Earlier in November, Cogswell’s Game Development Club hosted a 48-Hour Game Jam. Many excellent games were showcased after weekend of intense work, from a 2D platformer games featuring dinosaurs, jetpack adventures, and cyborgs, as well as 3D games like a spy infiltration video game, and a virtual reality carnival game.
The event lasted from 6 PM on Friday, November 3rd to 6 PM on Sunday, November 5th. All the attendees were divided into teams, and each team’s responsibility was to build a game to present to all participants on Sunday afternoon. Each team could make whatever game they wanted as long as it related to the theme, “Steampunk”, and the prompt, “Seeking”.
Teams consisted of four main positions: Designer, Engineer, Artist, and Audio Engineer. Additionally, Game Jams sometimes include a few “floaters”, who can either move from team to team offering help, or explore each team’s game until find one they want to be a part of. Teams were encouraged to follow a basic timeline to make sure they were on the right track for creating a game. The timeline began with a brief pre-production where all the concept development for the game was created, followed by a long production period where the bulk of the work was done, and a post-production phase where everything was pieced together and touched up.
There were several students who attended Game Jam, all from various majors at Cogswell, and each with talent to bring to their team. Teams were allowed to interpret the “Seeking” prompt in any way they wanted to as long as they could make a game out of it, but this was certainly no easy feat. Each team experienced their own unique obstacles.
When asked about his team’s greatest obstacle, Freshman DAT student Ryan Caven responded, “Probably communication. It wasn’t that bad, I’m just thinking it was our weakest aspect. [...] It would be early in the morning and us audio dudes would be working on something, [...] and we would ask the engineer [something], and we wouldn’t hear anything for a couple of hours.” Realistically speaking, a couple of hours may not seem like a lot, but with the time limitations of Game Jam, every moment spent working counts.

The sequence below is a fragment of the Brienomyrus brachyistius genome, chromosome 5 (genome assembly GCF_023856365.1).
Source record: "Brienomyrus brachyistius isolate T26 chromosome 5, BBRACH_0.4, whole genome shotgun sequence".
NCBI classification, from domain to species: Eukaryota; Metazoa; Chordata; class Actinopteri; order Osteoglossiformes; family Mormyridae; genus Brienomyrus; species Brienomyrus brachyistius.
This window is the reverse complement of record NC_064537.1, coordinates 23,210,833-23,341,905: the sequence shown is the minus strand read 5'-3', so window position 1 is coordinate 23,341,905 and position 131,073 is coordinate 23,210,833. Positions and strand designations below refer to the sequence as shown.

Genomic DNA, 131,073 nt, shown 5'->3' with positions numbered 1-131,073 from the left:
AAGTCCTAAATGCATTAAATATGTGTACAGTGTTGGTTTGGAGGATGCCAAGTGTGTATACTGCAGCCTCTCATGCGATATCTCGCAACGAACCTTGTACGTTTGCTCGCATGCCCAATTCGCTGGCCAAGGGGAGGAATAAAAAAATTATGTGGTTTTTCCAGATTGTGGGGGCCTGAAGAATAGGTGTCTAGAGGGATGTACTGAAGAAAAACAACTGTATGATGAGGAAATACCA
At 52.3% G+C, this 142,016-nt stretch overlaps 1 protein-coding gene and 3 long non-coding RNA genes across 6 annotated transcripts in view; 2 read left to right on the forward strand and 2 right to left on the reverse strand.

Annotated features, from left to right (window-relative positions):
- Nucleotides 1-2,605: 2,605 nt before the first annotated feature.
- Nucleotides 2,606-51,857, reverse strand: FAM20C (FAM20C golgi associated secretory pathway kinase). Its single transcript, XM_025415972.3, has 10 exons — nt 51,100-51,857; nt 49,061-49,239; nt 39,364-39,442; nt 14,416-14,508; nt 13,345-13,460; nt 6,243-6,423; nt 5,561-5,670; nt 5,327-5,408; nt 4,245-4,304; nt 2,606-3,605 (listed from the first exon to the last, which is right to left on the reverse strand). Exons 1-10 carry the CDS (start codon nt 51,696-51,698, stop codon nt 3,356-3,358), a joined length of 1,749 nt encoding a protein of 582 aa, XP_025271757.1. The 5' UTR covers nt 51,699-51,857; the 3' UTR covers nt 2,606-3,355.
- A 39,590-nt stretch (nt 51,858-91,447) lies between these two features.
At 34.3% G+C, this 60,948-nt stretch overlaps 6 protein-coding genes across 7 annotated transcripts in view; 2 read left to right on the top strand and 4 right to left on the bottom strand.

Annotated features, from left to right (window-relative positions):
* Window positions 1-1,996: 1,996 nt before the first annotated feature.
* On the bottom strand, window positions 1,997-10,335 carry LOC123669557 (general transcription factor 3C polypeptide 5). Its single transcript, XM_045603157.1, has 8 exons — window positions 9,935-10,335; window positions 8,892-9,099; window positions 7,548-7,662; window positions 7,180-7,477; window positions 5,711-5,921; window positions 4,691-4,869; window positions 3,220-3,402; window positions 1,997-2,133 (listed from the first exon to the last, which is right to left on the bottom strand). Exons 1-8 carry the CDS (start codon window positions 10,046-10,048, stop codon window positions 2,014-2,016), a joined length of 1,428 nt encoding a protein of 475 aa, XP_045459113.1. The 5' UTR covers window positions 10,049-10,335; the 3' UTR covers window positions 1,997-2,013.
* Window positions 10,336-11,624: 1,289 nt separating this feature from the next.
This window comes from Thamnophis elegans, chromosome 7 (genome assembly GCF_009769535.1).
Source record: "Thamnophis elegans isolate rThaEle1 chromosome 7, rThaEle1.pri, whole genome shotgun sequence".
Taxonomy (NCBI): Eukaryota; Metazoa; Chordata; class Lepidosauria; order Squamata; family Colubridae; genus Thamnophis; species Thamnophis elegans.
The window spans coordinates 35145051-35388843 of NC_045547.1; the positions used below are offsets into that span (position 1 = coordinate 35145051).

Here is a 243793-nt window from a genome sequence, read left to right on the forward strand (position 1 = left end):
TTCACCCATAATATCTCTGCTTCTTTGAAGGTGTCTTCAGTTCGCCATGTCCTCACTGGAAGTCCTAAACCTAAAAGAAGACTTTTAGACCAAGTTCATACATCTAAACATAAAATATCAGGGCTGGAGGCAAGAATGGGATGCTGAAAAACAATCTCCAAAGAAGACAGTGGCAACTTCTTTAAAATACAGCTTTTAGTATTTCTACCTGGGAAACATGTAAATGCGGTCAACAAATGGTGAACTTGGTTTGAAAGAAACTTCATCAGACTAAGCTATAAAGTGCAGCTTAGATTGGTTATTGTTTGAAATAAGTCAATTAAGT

Game Development Club officer and sophomore GDE student Richard Cole also experienced some rough points within his own team. “I’ve never had experience, and I don’t really know what I’m doing,” he said. “This was going to be an opportunity to learn some stuff. Trial by fire, jump in, fail, and know what not to do next time.” It was Cole’s first Game Jam, and he was the Designer for his team. Despite his lack of experience, his enthusiasm combined with the talents of his team allowed them to present a functioning game based on spy infiltration of an enemy base.
President of Game Development Club and senior CS student Scott La Fetra mentioned that the biggest obstacle his team faced was the art aspect of the game. “With art, you kind of have to start from bare minimum every time[...] so a lot of our time later was spent producing art assets and getting them into the game.”
Ryan Caven mentioned how, despite a few bumps in the road, his first time attending a Game Jam was a success. “I signed up as a voiceover artist. The group that I went to wanted me to do a couple lines for the main character,” he said. “It was fun. Within the first couple of takes, I thought I sounded horrible, and I wanted to do retakes, but upon playback they sounded really good.” Caven’s team created a jetpack adventure game, in which the goal was to get the main character to the top of a tower with limited amounts of fuel.
When asked about the best aspect of his team’s game, Scott La Fetra mentioned the bobblehead of the main character’s design. “One of the earlier character concepts had a spring head, and I said ‘Oh hey, I wonder how hard it would be to make it like physics for the spring!’” La Fetra’s team created a 2D character platformer game called Crank’s Oddysea in which the main character, Crank, is a bobblehead robot searching for new upgrades and parts.
There were eight teams total who presented a game at Game Jam. Most of the games were 2D platformer games, in which the character moves back and forth, and jumps onto ledges and over obstacles. Some of the 2D platformer games involved combat, while others involved the character looking for something. There was also a 3D game with a top-down camera angle, and a Virtual Reality game based around a carnival, with rides and traditional amusement park games.
Despite how exhausted all Game Jam participants were by the end of the event, it seems that everyone had fun showcasing their games. And some teams are looking to continue fine-tuning their games. “We’re going to try to do a Game Jam every semester,” said Scott La Fetra. “Next semester will be Global Game Jam.” Global Game Jam is similar to 48-Hour Game Jam held by Cogswell’s Game Development Club, but on a global scale with many more participants. It gives all aspiring game makers something to look forward to for the Spring 2018 semester.
Photos courtesey of Cogswell ASB